Swimming in Blue

Yesterday I visited historic St. Stephen’s Church in Mainz, Germany where there are nine stained glass windows made by the famous Russian-French artist Marc Chagall (1887-1985). It wasn’t my first time there, but it never ceases to make an impression. Enter the church and you’re swimming in luminous blue light. Here’s a YouTube video, which doesn’t do it justice but gives you an idea nonetheless:

These windows are an important symbol of Jewish-Christian and Jewish-German reconciliation, because Chagall and his family had to flee Nazi-occupied France during World War II. Chagall’s friendship with the former pastor of the church, Klaus Mayer, induced him to undertake the project, even though he was over ninety years old.

There’s another kind of reconciliation in Chagall’s art, which mixes avant-garde styles with traditional religious belief. Chagall combined the bold colors of Matisse and the cubism of Picasso with biblical themes he knew intimately from his Orthodox Jewish upbringing. Modern art is not inherently atheistic. For those who think it is I have one word of rebuttal: Chagall.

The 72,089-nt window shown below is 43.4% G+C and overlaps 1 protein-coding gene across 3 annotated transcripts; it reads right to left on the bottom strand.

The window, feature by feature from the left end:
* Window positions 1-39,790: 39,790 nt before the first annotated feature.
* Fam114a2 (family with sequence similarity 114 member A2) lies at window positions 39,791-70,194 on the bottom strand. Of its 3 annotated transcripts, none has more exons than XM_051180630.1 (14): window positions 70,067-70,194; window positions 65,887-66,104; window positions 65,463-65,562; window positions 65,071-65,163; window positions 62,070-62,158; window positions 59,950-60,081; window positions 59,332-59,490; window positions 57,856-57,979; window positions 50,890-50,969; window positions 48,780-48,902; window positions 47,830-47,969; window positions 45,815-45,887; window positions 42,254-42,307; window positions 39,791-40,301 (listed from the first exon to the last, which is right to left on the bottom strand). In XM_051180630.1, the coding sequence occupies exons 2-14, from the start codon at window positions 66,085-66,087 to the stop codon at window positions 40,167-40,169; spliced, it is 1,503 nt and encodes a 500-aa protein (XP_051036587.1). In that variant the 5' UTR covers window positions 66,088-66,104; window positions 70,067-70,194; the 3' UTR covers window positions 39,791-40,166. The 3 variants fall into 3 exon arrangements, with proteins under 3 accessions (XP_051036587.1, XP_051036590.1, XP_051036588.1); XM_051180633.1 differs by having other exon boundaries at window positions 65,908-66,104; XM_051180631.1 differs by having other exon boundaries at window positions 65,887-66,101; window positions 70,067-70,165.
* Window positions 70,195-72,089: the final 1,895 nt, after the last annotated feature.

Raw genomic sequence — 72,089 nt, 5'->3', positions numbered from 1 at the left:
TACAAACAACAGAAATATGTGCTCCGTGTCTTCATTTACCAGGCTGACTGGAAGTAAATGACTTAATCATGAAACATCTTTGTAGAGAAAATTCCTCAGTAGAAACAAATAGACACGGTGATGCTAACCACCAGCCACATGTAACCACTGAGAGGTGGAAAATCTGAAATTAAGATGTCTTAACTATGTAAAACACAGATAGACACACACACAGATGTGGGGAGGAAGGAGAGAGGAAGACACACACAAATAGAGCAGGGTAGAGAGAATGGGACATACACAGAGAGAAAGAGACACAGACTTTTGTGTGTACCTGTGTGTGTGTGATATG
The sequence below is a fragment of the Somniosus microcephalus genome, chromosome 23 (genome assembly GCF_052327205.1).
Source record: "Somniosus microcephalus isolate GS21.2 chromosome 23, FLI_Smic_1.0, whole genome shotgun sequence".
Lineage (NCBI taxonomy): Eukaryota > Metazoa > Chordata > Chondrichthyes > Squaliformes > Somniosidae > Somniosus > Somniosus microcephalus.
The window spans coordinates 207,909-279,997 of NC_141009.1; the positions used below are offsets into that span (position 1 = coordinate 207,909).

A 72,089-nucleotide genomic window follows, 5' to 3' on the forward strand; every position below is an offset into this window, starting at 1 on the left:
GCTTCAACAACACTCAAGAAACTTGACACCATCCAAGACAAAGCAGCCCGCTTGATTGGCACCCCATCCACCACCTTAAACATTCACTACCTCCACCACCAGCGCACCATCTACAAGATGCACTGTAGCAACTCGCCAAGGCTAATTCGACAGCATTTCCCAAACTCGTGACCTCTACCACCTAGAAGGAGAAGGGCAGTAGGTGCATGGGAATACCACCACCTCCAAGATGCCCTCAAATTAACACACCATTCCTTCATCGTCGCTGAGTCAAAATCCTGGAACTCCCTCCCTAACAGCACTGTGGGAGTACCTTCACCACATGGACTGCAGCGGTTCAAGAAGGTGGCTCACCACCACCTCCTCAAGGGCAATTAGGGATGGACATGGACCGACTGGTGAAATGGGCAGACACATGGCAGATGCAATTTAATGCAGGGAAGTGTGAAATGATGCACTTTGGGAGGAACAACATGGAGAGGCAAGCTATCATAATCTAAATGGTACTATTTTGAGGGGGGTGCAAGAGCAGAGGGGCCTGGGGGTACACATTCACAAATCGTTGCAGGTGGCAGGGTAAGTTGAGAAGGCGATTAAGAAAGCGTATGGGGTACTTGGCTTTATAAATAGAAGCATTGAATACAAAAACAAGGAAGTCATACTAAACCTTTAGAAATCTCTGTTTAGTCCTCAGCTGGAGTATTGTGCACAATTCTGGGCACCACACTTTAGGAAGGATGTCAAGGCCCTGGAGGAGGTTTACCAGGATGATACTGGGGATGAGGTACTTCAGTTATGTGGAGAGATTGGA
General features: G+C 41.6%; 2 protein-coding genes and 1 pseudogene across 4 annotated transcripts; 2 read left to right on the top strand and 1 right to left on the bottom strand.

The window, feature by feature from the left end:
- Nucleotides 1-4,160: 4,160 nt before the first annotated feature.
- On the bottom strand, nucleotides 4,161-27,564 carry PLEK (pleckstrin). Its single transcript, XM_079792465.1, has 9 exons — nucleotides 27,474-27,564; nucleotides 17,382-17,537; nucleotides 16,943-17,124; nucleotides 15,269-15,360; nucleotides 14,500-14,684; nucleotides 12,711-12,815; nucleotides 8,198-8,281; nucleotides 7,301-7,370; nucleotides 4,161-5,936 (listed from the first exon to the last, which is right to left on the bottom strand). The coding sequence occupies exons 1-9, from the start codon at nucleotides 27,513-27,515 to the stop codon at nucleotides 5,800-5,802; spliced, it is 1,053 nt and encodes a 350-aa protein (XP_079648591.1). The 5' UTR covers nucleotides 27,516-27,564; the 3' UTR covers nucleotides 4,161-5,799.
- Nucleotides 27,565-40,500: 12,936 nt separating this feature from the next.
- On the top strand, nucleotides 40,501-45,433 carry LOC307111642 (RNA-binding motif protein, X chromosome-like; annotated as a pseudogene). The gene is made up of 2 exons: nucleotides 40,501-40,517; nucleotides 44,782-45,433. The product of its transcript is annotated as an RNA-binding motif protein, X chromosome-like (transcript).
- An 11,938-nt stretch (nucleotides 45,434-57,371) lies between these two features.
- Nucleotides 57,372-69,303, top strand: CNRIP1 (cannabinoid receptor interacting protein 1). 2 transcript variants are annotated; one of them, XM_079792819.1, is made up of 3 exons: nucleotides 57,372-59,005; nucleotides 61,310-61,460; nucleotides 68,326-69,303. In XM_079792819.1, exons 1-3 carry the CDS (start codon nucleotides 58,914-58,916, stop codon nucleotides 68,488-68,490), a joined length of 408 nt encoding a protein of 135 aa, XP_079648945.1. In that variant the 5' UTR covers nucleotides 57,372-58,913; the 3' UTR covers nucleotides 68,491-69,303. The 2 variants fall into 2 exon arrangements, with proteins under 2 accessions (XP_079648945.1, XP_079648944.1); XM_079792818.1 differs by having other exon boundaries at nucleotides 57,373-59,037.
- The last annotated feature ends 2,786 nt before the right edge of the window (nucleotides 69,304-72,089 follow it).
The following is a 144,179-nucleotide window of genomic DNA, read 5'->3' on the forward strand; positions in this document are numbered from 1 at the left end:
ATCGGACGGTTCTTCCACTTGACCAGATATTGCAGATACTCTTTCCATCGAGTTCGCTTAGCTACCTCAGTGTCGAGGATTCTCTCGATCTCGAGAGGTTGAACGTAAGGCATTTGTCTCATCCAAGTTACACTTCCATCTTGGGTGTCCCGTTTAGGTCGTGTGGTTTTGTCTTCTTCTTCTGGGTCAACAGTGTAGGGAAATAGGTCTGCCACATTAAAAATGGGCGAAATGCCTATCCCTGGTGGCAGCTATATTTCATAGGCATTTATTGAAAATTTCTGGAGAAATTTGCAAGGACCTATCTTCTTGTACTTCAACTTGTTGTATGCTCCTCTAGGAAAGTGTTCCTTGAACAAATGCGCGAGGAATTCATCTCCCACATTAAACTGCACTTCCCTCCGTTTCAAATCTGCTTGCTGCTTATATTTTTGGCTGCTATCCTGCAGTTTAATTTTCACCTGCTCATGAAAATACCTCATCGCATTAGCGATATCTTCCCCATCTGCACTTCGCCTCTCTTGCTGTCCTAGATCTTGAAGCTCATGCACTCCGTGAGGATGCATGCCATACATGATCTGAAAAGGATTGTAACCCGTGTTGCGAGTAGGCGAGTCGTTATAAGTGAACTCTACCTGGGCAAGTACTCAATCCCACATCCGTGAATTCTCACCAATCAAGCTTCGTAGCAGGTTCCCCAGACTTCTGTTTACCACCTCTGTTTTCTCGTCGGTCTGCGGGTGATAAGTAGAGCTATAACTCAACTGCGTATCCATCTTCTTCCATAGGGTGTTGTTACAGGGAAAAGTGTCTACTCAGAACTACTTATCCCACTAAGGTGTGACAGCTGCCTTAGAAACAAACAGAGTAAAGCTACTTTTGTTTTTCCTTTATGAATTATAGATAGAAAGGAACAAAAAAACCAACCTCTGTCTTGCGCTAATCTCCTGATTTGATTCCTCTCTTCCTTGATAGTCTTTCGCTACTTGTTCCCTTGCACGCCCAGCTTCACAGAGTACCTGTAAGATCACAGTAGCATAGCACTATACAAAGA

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2 Comments

Filed under art

2 responses to “Swimming in Blue

  1. Kristi May

    OK, so this is not really a comment about your post, except that your post made me wonder if you’ve read My Name is Asher Lev, by Chaim Potok.

  2. Kristi,

    Thank you for your comment. Even if it’s not about my post, it’s related to it. I have not read My Name is Asher Lev, but it sounds interesting. A few weeks ago I picked up a copy of Potok’s The Chosen, which is now on my already too long to-be-read list.

    Have you ever read The World to Come by Dara Horn? It’s about a man who steals a Chagall painting from a museum, believing it belonged to his family. Horn, who studied Hebrew and Yiddish Literature at Harvard, weaves Yiddish folk tales into her narrative as she gives the backstory. It’s a delightful read!

    Peace,
    Travis

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